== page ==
In the course of living my days I too find myself saying, “I have seen strange things today.”

Several months ago a man in Streetsville whom I knew moderately well lost his job. I knew that the man had a major drinking problem. I thought the stress of his joblessness would only worsen his drinking problem; worsen it to the point that he’d succumb to liver damage in a few months and all Streetsville would nod knowingly at the graveside and remark, “Wasn’t it too bad!” When I spoke at the Lions Club dinner in April concerning my visit to India I asked someone from the club how Mr. So-and-So was doing. How was he doing? Why, his problem had worsened until he was comatose; then he had sought help — found it, no less. Now he was released from his addiction and went to as many meetings as he needed to — at which meetings he even now spoke occasionally for the sake of other men who were suffering as he once had suffered. In addition he had found a parttime job only a few miles away. Because his “stinking thinking” had been dealt with, there was significant change in his manner and outlook. What had happened to him was contrary to what everyone had thought. Strange, isn’t it!

When I was in India last January a couple, Solomon and Salome, fed me one Sunday after church. Solomon and Salome are both gypsies. (There are 40 million gypsies worldwide, and two-thirds of them live in India.) Solomon schools young men (virtually all of them gypsies themselves) for the evangelisation of gypsies in the hinterland of India. Solomon himself is a second-generation Christian. How did his parents come to faith? Decades ago a young missionary, a young woman, no less, traipsed by herself through India’s jungle-growth for days until she came upon a band of gypsies. She stayed with them and accepted their hospitality. Equipped with nothing more than a pocket-bible, she told and retold the story of Jesus. Solomon’s father, steeped in Hinduism for generations, listened to the stories of Jesus. Eventually the one about whom the stories speak spoke himself! Strange, isn’t it! “We have seen strange things today.”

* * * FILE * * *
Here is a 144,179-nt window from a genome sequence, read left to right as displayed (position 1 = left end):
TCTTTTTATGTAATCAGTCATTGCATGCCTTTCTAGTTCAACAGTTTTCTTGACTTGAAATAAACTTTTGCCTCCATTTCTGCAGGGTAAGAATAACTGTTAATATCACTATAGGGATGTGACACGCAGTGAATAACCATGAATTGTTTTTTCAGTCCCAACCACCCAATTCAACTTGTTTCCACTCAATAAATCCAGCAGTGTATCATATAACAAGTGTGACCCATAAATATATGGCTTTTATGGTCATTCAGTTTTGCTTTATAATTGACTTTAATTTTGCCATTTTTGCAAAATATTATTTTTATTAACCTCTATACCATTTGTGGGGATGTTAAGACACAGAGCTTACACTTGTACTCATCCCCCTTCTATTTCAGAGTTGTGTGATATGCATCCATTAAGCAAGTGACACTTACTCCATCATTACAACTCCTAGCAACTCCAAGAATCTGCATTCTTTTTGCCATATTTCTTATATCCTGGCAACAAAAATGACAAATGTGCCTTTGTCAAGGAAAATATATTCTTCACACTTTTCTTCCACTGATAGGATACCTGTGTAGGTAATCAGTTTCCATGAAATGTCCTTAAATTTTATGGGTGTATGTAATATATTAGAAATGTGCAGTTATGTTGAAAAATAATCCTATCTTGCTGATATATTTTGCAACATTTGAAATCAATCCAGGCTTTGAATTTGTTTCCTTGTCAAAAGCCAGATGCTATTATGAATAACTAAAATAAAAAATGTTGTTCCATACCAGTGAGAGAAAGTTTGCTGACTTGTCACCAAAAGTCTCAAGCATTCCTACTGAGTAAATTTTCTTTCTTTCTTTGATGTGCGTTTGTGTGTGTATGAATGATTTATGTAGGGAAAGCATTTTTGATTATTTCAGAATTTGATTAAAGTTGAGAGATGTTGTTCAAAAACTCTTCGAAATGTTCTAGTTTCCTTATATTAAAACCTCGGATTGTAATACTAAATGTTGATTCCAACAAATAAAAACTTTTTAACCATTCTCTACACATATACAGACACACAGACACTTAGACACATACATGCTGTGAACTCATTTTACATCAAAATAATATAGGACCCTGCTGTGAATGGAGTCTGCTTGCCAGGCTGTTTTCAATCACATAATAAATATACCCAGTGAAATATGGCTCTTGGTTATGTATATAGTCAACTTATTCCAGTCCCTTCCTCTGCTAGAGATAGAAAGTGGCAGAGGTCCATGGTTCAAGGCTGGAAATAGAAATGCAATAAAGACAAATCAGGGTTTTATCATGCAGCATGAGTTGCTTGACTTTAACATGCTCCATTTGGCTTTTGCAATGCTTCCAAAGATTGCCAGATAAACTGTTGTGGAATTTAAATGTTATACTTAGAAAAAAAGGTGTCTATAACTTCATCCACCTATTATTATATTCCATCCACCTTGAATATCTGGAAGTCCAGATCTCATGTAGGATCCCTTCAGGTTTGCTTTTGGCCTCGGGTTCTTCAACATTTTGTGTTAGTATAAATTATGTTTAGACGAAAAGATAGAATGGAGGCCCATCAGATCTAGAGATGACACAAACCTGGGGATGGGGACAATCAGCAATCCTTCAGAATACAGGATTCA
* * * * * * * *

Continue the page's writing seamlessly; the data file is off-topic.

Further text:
I was in my office one Saturday morning when a young man appeared at the door. He said he’d been robbed the night before. He had a job waiting for him in Saskatoon, but now he had no money for the bus ticket and needed $72. I didn’t believe him. (If you heard the tales I hear every week you wouldn’t have believed him either.) I asked him precisely where he had been promised work in Saskatoon. He told me. Calling his bluff (I thought) I telephoned the company in Saskatchewan — only to discover that my bluff had been called: he really did have a job waiting for him. It so happened that the congregation’s benevolent fund was exhausted, and it so happened too that I had been to the bank that morning to withdraw $100 for housekeeping purposes. I asked the fellow what he planned to eat for the two-and-a-half day bus-ride to Saskatoon. He hadn’t thought about eating. And so I gave him my $100. Off he went. A week later a woman in the congregation (someone who had been very critical of me, I thought; she insisted repeatedly that I am crude) told me with much embarrassment that recently a conviction that she should give me some money had overwhelmed her and remained with her. She couldn’t explain it and felt awkward doing it. I accepted her envelope — and found in it a cheque for $100.